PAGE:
Many of us have heard the argument before – “Once all of those electric cars are running around they’re going to blow out the grid!” If you allow us a few minutes, we will hopefully provide you with a nice counter argument.
If you are an electric vehicle (EV) owner, by now you have likely discovered that the majority of charging occurs while you sleep. In fact, one of the biggest complaints of non-EV owners is that they don’t wish to wait around for hours for their car to charge. The reality of it is more like this – if you are waiting around hours for your EV to charge, you probably shouldn’t have bought or leased your EV in the first place.
One of our primary arguments about EV ownership is this – an electric car is a tool designed for a specific situation. Should you happen to fit into that situation, it is an amazingly efficient vehicle that offers many benefits – comfort, convenience, and a pleasurable driving experience. Oh, and the not so minor benefit of not contributing to the environmental pollution hanging around every major (and some not so major) population area in the world today. But if you absolutely must drive more than 70 miles or so daily, you might want to rethink your decision to acquire an EV unless you are confident that you can charge your EV while you work.
“Aha”, says your friend. “See! Then you will be adding to an already overloaded grid during the day!”
First – the grid is not already overloaded. In the United States brownouts (reduced voltage supply) or rolling blackouts (grid by grid removal of power) occurs in very rare circumstances. The most typical circumstance is during summer months with abnormally high air conditioning use. Ask your friend when the last time was that he experienced either of these occurrences. It is quite possible that he never has. These scheduled events are different than power loss due to accidental mechanical or electrical disruption to the power supply distribution system which is a random and unpredictable occurrence.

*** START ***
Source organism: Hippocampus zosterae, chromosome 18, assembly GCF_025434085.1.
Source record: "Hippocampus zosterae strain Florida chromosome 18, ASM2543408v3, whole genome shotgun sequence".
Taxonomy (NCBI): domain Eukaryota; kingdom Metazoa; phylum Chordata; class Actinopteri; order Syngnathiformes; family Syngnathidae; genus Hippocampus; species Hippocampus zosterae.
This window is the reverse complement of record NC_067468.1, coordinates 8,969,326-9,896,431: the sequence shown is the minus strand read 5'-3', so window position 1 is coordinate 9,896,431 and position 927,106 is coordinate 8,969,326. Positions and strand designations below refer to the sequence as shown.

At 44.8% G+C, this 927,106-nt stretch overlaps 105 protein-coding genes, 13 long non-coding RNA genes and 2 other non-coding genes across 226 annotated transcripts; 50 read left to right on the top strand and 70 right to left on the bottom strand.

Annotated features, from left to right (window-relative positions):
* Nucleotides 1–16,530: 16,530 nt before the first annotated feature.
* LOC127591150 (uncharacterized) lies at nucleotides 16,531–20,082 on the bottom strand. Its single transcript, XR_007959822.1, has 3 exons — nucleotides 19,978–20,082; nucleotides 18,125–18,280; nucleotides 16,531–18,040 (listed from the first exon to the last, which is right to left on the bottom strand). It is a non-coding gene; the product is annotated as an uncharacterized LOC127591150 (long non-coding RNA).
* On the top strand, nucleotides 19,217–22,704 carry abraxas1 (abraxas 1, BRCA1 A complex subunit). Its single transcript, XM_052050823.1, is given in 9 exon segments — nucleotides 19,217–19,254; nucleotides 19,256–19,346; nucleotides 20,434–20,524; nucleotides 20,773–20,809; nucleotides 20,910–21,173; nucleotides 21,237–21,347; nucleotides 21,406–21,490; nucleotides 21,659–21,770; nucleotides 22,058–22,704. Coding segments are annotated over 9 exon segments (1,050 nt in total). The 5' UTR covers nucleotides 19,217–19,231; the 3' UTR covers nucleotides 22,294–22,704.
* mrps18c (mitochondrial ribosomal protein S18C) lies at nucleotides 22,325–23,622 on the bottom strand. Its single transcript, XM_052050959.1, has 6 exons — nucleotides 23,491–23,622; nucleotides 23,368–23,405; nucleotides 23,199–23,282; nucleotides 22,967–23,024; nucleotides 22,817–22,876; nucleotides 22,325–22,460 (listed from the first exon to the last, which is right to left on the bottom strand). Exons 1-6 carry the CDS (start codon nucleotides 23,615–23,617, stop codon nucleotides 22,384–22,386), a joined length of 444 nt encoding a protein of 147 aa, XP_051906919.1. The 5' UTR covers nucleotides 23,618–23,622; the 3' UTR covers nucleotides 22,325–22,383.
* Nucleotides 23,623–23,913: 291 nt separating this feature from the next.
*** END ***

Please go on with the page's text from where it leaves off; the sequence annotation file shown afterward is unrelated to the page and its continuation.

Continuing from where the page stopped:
So a relatively small percentage of EVs may be charged at work, typically using 120-volt power. When plugged in and charging, a LEAF will draw roughly 1,200 watts of power. By comparison, if you dry your hair in the morning after your shower, you quite possible use an electric hair dryer. As of this writing, one of the most popular hair dryers (according to Amazon.com) is rated at 1,875 watts. Granted, you won’t be drying your hair all day (hopefully), but between 6AM and 8AM in households all over the country, many of these devices are in use simultaneously without any harm of taking out our grid.
But the real point here is that most of our charging occurs at night. In fact, to encourage charging your EV at night, many utilities will offer what is known as time of use rates. These rates will be broken down by time of day and called something like “Peak”, “Off-Peak” and ‘Super Off-Peak”. For instance, San Diego Gas & Electric (SDG&E) offers Super Off Peak from midnight to 5AM, On Peak from noon to 8PM, and everything else is Off Peak. The LEAF (and other EVs) offer an onboard charge timer, so you don’t need to wait until midnight to plug in. When you are done driving for the day, plug in and have your timer set to start charging at midnight. Plugging in takes all of 30 seconds or so. Midnight to 5AM is called Super Off Peak because nobody is using electricity then. It will take years before we will get to the point of EV adoption getting to the point of concern about crashing the grid. And by then, the utilities and car companies will have learned much about charge patterns, timing and duration from studying all of us early adopters, and may refine Super Off Peak rates by grid to rotate the times that timers will be programmed to click on. In other words, Super Off Peak for grid one might be midnight to 5AM while Super Off Peak for grid 14 might be 3AM to 8AM. This could serve to even out demand, as many times, the car will have recharged its daily use in only an hour or two.
EVs have a long way to go before our electricity demand will be a concern to the grid. And when you think about it, that’s not really a bad concern to have.